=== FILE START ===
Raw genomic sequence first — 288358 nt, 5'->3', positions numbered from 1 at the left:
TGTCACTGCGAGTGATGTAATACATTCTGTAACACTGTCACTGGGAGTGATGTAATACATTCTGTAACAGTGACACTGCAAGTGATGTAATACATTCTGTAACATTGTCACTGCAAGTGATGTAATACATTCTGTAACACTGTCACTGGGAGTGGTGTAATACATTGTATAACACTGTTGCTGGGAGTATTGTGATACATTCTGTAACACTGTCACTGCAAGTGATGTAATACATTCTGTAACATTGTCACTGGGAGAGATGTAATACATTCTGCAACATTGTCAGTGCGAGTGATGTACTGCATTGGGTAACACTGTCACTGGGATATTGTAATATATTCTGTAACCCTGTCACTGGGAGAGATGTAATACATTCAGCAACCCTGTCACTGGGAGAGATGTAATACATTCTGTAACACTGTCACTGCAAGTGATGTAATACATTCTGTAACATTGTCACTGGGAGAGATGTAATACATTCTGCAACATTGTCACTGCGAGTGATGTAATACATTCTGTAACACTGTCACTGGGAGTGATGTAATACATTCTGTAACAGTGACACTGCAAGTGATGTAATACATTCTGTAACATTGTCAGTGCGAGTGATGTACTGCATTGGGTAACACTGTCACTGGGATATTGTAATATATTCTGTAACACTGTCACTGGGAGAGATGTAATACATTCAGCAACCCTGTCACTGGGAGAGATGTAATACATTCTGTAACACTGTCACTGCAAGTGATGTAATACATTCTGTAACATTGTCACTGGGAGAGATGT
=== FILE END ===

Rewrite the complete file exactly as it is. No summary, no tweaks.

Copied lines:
Raw genomic sequence first — 288358 nt, 5'->3', positions numbered from 1 at the left:
TGTCACTGCGAGTGATGTAATACATTCTGTAACACTGTCACTGGGAGTGATGTAATACATTCTGTAACAGTGACACTGCAAGTGATGTAATACATTCTGTAACATTGTCACTGCAAGTGATGTAATACATTCTGTAACACTGTCACTGGGAGTGGTGTAATACATTGTATAACACTGTTGCTGGGAGTATTGTGATACATTCTGTAACACTGTCACTGCAAGTGATGTAATACATTCTGTAACATTGTCACTGGGAGAGATGTAATACATTCTGCAACATTGTCAGTGCGAGTGATGTACTGCATTGGGTAACACTGTCACTGGGATATTGTAATATATTCTGTAACCCTGTCACTGGGAGAGATGTAATACATTCAGCAACCCTGTCACTGGGAGAGATGTAATACATTCTGTAACACTGTCACTGCAAGTGATGTAATACATTCTGTAACATTGTCACTGGGAGAGATGTAATACATTCTGCAACATTGTCACTGCGAGTGATGTAATACATTCTGTAACACTGTCACTGGGAGTGATGTAATACATTCTGTAACAGTGACACTGCAAGTGATGTAATACATTCTGTAACATTGTCAGTGCGAGTGATGTACTGCATTGGGTAACACTGTCACTGGGATATTGTAATATATTCTGTAACACTGTCACTGGGAGAGATGTAATACATTCAGCAACCCTGTCACTGGGAGAGATGTAATACATTCTGTAACACTGTCACTGCAAGTGATGTAATACATTCTGTAACATTGTCACTGGGAGAGATGT